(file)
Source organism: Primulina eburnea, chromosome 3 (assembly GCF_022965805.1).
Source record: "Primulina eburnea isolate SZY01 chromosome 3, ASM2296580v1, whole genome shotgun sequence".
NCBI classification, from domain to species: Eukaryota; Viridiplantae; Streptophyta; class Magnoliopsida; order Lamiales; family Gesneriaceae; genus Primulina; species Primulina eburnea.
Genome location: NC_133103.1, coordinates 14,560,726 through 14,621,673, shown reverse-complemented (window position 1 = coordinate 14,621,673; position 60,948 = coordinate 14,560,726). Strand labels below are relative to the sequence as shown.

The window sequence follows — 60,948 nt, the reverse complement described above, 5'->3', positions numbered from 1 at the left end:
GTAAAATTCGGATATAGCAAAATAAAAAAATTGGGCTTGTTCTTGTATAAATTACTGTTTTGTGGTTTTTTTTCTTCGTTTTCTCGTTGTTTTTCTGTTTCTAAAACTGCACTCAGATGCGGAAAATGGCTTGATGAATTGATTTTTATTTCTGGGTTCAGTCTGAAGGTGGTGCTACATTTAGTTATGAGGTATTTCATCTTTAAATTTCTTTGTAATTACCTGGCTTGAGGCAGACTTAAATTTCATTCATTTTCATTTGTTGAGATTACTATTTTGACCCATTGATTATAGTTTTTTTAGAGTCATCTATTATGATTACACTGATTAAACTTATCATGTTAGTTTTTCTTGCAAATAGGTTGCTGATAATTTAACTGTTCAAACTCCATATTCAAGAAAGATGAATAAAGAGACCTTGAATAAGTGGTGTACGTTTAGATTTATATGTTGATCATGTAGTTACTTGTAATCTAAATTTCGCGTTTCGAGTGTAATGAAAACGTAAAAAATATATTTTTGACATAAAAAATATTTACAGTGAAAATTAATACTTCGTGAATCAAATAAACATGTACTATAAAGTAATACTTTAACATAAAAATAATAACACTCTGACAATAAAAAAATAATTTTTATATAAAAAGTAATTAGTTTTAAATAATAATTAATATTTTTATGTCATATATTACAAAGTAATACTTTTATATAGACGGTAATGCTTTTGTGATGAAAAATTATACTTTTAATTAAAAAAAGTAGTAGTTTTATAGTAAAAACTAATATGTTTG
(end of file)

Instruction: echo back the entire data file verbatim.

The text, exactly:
Source organism: Primulina eburnea, chromosome 3 (assembly GCF_022965805.1).
Source record: "Primulina eburnea isolate SZY01 chromosome 3, ASM2296580v1, whole genome shotgun sequence".
NCBI classification, from domain to species: Eukaryota; Viridiplantae; Streptophyta; class Magnoliopsida; order Lamiales; family Gesneriaceae; genus Primulina; species Primulina eburnea.
Genome location: NC_133103.1, coordinates 14,560,726 through 14,621,673, shown reverse-complemented (window position 1 = coordinate 14,621,673; position 60,948 = coordinate 14,560,726). Strand labels below are relative to the sequence as shown.

The window sequence follows — 60,948 nt, the reverse complement described above, 5'->3', positions numbered from 1 at the left end:
GTAAAATTCGGATATAGCAAAATAAAAAAATTGGGCTTGTTCTTGTATAAATTACTGTTTTGTGGTTTTTTTTCTTCGTTTTCTCGTTGTTTTTCTGTTTCTAAAACTGCACTCAGATGCGGAAAATGGCTTGATGAATTGATTTTTATTTCTGGGTTCAGTCTGAAGGTGGTGCTACATTTAGTTATGAGGTATTTCATCTTTAAATTTCTTTGTAATTACCTGGCTTGAGGCAGACTTAAATTTCATTCATTTTCATTTGTTGAGATTACTATTTTGACCCATTGATTATAGTTTTTTTAGAGTCATCTATTATGATTACACTGATTAAACTTATCATGTTAGTTTTTCTTGCAAATAGGTTGCTGATAATTTAACTGTTCAAACTCCATATTCAAGAAAGATGAATAAAGAGACCTTGAATAAGTGGTGTACGTTTAGATTTATATGTTGATCATGTAGTTACTTGTAATCTAAATTTCGCGTTTCGAGTGTAATGAAAACGTAAAAAATATATTTTTGACATAAAAAATATTTACAGTGAAAATTAATACTTCGTGAATCAAATAAACATGTACTATAAAGTAATACTTTAACATAAAAATAATAACACTCTGACAATAAAAAAATAATTTTTATATAAAAAGTAATTAGTTTTAAATAATAATTAATATTTTTATGTCATATATTACAAAGTAATACTTTTATATAGACGGTAATGCTTTTGTGATGAAAAATTATACTTTTAATTAAAAAAAGTAGTAGTTTTATAGTAAAAACTAATATGTTTG